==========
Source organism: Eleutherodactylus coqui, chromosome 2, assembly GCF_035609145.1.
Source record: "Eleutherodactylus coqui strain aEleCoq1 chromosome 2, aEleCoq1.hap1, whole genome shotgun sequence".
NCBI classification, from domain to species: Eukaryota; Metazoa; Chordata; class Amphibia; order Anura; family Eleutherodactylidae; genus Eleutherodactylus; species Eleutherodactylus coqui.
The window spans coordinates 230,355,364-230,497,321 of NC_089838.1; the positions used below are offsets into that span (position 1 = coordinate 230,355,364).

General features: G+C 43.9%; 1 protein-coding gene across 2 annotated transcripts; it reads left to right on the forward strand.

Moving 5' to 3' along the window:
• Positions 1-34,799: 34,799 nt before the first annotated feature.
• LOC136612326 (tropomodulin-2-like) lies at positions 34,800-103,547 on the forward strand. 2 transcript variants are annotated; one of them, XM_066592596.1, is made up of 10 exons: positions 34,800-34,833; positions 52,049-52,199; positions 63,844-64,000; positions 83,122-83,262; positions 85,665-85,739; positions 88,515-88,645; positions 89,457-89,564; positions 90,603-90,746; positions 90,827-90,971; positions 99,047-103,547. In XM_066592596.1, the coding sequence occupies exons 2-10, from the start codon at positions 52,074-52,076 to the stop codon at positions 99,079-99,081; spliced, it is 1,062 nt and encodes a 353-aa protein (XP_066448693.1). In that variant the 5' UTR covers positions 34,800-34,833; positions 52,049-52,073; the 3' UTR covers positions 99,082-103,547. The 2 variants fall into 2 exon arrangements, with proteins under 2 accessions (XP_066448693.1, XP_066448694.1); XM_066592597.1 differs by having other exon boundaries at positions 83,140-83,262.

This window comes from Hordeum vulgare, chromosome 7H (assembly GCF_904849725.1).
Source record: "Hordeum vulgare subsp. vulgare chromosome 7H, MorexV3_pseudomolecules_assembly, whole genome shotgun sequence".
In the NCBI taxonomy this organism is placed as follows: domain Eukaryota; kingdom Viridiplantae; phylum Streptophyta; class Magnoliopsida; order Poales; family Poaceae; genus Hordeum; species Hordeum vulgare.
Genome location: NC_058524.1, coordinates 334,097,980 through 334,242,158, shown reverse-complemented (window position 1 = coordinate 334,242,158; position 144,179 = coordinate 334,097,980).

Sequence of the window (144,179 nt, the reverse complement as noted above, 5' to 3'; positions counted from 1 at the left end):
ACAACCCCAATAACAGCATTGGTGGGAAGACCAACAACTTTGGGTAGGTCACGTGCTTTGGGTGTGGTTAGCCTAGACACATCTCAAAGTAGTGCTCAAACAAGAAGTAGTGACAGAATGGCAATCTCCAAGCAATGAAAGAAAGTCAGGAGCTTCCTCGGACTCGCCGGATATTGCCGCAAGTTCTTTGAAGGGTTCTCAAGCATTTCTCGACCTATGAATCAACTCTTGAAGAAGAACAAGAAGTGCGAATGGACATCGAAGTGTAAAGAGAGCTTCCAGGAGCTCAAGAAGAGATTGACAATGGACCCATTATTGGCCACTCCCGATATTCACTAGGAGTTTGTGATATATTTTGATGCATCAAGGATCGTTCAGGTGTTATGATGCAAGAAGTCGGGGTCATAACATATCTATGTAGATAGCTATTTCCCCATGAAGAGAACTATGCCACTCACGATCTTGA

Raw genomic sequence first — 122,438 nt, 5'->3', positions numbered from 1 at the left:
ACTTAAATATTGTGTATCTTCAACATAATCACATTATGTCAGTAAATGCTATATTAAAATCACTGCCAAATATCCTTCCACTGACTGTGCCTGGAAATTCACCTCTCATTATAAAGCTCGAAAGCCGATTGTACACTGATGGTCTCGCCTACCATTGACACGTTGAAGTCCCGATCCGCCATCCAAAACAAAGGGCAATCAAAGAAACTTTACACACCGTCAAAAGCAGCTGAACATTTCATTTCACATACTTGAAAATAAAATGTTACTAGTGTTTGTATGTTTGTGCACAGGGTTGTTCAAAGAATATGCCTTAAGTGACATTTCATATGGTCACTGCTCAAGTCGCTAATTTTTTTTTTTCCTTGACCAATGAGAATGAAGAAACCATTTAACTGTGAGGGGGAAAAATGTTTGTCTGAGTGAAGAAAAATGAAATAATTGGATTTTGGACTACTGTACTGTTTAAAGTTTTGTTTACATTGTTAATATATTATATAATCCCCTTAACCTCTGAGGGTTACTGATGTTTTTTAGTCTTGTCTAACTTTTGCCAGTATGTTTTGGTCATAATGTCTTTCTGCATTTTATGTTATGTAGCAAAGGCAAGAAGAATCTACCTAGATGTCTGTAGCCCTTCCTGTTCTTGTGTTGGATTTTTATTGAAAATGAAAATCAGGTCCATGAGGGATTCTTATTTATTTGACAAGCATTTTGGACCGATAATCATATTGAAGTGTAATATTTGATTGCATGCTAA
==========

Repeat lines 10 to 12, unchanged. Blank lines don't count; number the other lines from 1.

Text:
Source record: "Hordeum vulgare subsp. vulgare chromosome 7H, MorexV3_pseudomolecules_assembly, whole genome shotgun sequence".
In the NCBI taxonomy this organism is placed as follows: domain Eukaryota; kingdom Viridiplantae; phylum Streptophyta; class Magnoliopsida; order Poales; family Poaceae; genus Hordeum; species Hordeum vulgare.
Genome location: NC_058524.1, coordinates 334,097,980 through 334,242,158, shown reverse-complemented (window position 1 = coordinate 334,242,158; position 144,179 = coordinate 334,097,980).